“It was exciting to watch, how he saw everything,” Colbert said. “He didn’t take any sacks (on that drive). I could see things he was thinking beforehand or why he did what he did. It was him going out there and being who he is.”
Sanders has always been accurate, Colbert said, but he’s even more so now, and his anticipation has improved. This offseason they worked on cleaning up mechanics.
“We focused on shortening up his stride and his step when he’s throwing the ball,” Colbert said. “Being consistent with his separation and getting his elbow up when he’s throwing. A lot of those little things.
“Everybody can do that stuff when you’re standing still. But doing all those things with game-like movements, simulating game-like pressure and being able to do those things consistently is what we focused on this offseason.”
Colbert, who has been on the sideline for each of Colorado’s first three games, can see the improvement. Shedeur learns quickly, he said, and the tweaks have become second nature. “He’s not even thinking about those things anymore,” Colbert said. “Those have improved a lot since his freshman and sophomore years.”
One play that stood out to Colbert this season: a fourth-quarter touchdown at TCU where Sanders scrambled to his left, quickly flipped his hips, set his feet just before a TCU defender closed in and delivered a strike to open receiver Jimmy Horn Jr.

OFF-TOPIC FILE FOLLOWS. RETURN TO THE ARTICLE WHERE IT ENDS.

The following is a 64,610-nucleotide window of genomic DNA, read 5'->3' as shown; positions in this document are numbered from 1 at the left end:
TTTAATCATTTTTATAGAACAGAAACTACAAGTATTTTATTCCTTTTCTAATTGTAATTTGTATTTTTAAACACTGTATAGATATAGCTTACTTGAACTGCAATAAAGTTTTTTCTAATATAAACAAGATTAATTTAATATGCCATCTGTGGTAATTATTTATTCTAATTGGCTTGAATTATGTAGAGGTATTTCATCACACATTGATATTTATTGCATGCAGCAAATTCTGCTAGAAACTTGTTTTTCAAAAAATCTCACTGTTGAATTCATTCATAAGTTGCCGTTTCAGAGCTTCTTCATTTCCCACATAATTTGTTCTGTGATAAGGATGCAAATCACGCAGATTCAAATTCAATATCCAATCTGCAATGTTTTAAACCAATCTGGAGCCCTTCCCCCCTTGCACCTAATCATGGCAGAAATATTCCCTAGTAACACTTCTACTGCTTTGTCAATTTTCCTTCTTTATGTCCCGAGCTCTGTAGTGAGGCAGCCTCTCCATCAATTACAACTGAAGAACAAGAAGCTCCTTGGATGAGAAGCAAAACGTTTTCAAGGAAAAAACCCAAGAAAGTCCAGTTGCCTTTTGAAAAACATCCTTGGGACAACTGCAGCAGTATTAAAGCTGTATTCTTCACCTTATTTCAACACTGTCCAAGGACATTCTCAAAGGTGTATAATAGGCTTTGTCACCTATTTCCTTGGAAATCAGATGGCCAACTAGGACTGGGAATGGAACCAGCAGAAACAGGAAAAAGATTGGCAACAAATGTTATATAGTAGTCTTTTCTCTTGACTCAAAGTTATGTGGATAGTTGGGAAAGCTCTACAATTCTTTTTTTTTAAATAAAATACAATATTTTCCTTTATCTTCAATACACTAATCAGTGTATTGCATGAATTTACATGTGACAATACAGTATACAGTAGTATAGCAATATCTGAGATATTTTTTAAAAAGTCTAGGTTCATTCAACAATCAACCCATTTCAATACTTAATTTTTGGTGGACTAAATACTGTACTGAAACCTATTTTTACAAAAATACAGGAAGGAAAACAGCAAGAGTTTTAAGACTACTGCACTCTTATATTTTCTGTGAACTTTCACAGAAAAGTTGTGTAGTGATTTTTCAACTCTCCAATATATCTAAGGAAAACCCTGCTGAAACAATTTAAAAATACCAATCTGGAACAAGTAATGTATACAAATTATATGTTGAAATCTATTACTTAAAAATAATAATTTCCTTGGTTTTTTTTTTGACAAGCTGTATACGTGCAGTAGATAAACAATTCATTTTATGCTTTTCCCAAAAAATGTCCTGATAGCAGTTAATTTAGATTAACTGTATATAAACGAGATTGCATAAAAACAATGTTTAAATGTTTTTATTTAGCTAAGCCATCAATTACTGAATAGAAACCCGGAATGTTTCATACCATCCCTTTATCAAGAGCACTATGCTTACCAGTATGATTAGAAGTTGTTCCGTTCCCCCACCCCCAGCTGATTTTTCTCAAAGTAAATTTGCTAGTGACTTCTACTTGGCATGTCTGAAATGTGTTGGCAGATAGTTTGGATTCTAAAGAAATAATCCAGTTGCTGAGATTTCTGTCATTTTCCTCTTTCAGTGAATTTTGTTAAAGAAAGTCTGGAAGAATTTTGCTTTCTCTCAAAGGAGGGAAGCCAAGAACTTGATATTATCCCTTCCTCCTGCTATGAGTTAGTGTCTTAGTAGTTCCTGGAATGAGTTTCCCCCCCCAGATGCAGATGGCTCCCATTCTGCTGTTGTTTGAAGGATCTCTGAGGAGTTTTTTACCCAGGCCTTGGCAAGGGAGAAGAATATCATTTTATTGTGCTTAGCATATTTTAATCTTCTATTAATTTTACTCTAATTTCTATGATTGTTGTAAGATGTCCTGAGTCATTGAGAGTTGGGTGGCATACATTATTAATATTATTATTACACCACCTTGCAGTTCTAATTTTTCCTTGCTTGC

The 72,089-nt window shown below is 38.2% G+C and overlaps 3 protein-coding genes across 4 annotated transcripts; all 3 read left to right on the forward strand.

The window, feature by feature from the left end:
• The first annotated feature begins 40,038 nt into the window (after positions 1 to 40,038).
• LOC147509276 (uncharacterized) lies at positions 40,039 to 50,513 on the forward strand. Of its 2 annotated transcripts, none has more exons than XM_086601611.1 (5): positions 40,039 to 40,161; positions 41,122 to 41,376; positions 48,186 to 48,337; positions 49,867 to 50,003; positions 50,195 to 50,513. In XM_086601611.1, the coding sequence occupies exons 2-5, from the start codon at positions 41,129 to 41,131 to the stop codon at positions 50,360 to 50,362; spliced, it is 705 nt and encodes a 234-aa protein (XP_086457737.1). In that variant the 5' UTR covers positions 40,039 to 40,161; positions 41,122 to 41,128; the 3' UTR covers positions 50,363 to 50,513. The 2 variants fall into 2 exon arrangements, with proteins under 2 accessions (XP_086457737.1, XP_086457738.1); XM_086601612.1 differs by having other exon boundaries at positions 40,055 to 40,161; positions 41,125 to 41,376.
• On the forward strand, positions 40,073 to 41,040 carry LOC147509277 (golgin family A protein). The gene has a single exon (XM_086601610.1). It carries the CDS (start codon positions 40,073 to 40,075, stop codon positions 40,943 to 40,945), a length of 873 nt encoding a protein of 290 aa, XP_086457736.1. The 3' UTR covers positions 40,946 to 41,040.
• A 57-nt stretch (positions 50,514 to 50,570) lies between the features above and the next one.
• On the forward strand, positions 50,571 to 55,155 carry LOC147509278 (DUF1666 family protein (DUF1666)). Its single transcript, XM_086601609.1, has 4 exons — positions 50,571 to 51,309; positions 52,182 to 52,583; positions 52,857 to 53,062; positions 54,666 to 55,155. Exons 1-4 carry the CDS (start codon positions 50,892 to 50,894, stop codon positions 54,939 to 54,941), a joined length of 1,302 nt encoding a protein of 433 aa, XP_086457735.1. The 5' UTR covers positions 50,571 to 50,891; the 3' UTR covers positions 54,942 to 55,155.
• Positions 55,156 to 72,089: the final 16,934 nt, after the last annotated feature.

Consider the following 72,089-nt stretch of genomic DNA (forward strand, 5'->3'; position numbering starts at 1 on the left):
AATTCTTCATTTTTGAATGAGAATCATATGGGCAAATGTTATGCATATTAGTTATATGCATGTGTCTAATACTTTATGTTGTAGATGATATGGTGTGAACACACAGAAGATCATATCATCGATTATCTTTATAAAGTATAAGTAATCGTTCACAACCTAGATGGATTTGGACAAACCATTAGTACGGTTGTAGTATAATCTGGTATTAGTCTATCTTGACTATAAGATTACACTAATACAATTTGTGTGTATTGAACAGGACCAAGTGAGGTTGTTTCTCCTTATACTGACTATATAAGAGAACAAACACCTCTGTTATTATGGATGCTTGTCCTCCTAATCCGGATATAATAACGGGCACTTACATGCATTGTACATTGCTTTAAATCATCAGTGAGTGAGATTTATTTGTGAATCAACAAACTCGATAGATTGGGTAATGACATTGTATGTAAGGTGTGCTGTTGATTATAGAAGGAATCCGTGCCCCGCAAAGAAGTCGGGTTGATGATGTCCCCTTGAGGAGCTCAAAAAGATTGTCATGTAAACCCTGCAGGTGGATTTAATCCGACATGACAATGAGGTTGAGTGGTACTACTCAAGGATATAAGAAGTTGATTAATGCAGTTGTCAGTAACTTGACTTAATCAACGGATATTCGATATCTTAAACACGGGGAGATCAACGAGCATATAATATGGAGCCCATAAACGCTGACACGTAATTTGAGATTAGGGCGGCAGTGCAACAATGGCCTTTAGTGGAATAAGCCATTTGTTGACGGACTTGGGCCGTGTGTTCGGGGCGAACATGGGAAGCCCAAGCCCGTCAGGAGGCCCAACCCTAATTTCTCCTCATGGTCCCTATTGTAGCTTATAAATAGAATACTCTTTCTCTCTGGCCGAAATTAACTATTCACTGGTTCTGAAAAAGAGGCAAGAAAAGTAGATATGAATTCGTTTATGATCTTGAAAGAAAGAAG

“That’s something we worked on countless times,” Colbert said.
Sanders made an almost identical throw the following week against Nebraska.
Sanders’ best physical trait? Colbert said it’s his pocket awareness. The quarterback can deftly take a step or two to create a throwing lane without bailing from the pocket. And when he does, he’s not looking to run first. Despite his mobility, Sanders doesn’t take off at the first sign of pressure.
“He is always trying to complete a pass,” Colbert said. “It takes him a long time to run. He’s really waiting until the last minute before taking off.
“They have those (receivers) on the outside for a reason. They want the ball in their hands and it makes it a lot easier on him.”
Colbert said he occasionally looks back at videos from Sanders’ freshman year and notices “a whole different guy” now. Entering Week 4, Sanders sits second in the FBS in passing yards (1,251), fourth in completion percentage (78.7) and tied for first in completions (107), with a 10-to-1 touchdown-to-interception ratio.
It’s safe to say that Coach Prime is pleased with the work Colbert has done with Shedeur. After the quarterback recently won three player-of-the-week awards, Colbert posted a graphic listing those honors on the Select QB Instagram account as an homage. Deion commented, “Best QB coach in the game.”
By November, Colbert thinks Shedeur will be even better than he is now. And there’s no doubt in his mind that Sanders will be successful whenever he heads to the NFL.
“I think this is just the beginning,” Colbert said. “The sky’s the limit.”
(Photos courtesy of Darrell Colbert Jr.)